Lord Petersham was another celebrity of the Park. He was a tall, handsome, hearty-looking man, with a very gracious smile, an affected manner, and a slight lisp. He chose brown as a colour (it is said from his having once been in love with a fair widow named Brown): his carriages were brown, his horses were brown, his livery was brown. The shelves of his favourite room were covered with tin canisters, snuff-boxes, and snuff-jars. When some friend one day praised his light-blue Sèvres snuff-box, Lord Petersham said in his dainty, tip-toe sort of way, “Yes, it’s a nice summer box, but it would not really do for winter wear.” Such was the extravagant foppery, sometimes humorously conscious of itself, that distinguished the gentlemen of the Regency.
In those days, the Four-in-hand Club was one of the great shows and wonders of Hyde Park, for to drive a stage-coach was then considered the perfection of human felicity. Lords and baronets at that period handled the ribbons and took the passengers’ fees; and to wear a heavy drab box-coat with six capes, and to talk the slang of the Gravel-lane Cockpit and the jargon of Cribb and Belcher, was to become worthy of Lord Barrymore’s friendship, and of the esteem of the excellent Lord Yarmouth and Lord Harborough. Lord Sefton’s four bays were as well known then as the stylish turns-out of Sir Bellingham Graham and Mr. Cholmondeley of Vale Royal. The pace of this fashionable club never exceeded a trot, and it was a rule that no coach in their procession should try to pass another.
A little later and we see in the Park, among the smaller celebrities, “King” Allan — a tall, stout, portly viscount — who was a special support of Crockford’s. In his youth he had fought well at Talavera, but latterly became merely an authority with tailors, and an oracle at the Opera-house. He was the man who could not sleep away from the noise of London, and who, when he went to Dover with Lord Alvanley, hired a coach to drive up and down before the hotel-door all night, and the boots to shout at proper intervals, “Past –, and a stormy night!” Like most of the dandies, Lord Allen broke down financially at last, and he ended his days at Gibraltar.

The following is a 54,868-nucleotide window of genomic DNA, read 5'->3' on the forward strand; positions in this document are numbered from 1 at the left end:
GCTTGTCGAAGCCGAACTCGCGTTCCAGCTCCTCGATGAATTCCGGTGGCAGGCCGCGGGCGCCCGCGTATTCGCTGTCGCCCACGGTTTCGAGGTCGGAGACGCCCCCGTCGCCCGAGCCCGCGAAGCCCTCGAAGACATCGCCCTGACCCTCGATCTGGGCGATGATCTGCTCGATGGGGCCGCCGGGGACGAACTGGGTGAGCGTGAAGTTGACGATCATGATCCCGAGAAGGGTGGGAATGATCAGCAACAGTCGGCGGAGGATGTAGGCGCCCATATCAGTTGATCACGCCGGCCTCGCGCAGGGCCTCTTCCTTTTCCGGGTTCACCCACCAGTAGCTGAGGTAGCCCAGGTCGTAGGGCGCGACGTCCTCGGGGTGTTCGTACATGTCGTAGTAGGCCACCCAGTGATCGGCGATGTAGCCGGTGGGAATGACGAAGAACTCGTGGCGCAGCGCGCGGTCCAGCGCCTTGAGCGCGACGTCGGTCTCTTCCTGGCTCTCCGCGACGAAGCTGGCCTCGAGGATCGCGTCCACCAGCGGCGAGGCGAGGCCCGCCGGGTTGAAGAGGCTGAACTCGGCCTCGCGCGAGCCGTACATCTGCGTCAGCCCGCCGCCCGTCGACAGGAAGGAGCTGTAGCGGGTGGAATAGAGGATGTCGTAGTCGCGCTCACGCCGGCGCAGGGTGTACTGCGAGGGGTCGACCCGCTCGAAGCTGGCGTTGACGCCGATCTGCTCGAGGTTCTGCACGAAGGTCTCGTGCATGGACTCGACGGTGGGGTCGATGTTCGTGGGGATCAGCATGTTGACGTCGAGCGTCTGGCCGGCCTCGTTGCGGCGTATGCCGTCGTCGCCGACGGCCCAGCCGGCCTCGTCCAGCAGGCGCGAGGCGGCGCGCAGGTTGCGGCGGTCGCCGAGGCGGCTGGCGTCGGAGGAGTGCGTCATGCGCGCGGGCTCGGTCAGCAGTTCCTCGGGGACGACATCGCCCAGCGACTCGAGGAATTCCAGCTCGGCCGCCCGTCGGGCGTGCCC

Ball Hughes — “Golden” Ball, as he was generally called — was another character of 1820 or thereabouts. He was a handsome, agreeable man, who had been in the 7th Hussars: he married Mademoiselle Mercandotti, a Spanish opera-dancer. He also died abroad impoverished, after a reckless life of gambling and extravagance.
Of the same date was Byron’s friend, Scrope Davis — a scholar, wit, and dandy of the first class. The son of a Gloucestershire clergyman, he played very high, and eventually, half ruined, retired to Paris. He is said on one occasion to have won the entire fortune of a young man of property, and to have returned it to him on his promise to abandon for ever the fatal green cloth.
But in this rapid résumé of the dandies of the Regency and later, we must not forget that handsome son of one of Napoleon’s generals, Count d’Orsay. To judge from Mr. Chalon’s sketches of him, he must have been very handsome. That glory of the Parks thirty years ago was a man six feet high, with a broad chest, narrow waist, and finely-formed feet. His chestnut hair fell in long waving masses; his eyes were hazel; his forehead was high and broad; his features were regular. He was a good swordsman, a fine horseman, and a fair shot. Captain Gronow, who knew him well, says that he was in the habit of taking perfumed baths, and that his enormous gold dressing-case required two men to carry it. He also got over head and ears in debt, and died in Paris in comparative obscurity.
But the ghosts of the dandies press on us in phantom crowds, and clamour for notice. There is Sir Lumley Skeffington, with his high shoulders, and old Q. himself — amorous patriarch; Sir Godfrey Webster, handsome and stalwart dashing Captain Claggett, and elegant Sir Roger Gresley. Beautiful Lady Jersey and enchanting Lady Blessington, you too we must, ungallantly, leave unrecorded, for the whole Magazine would not be large enough even to chronicle the names of the Park beauties of the last half century.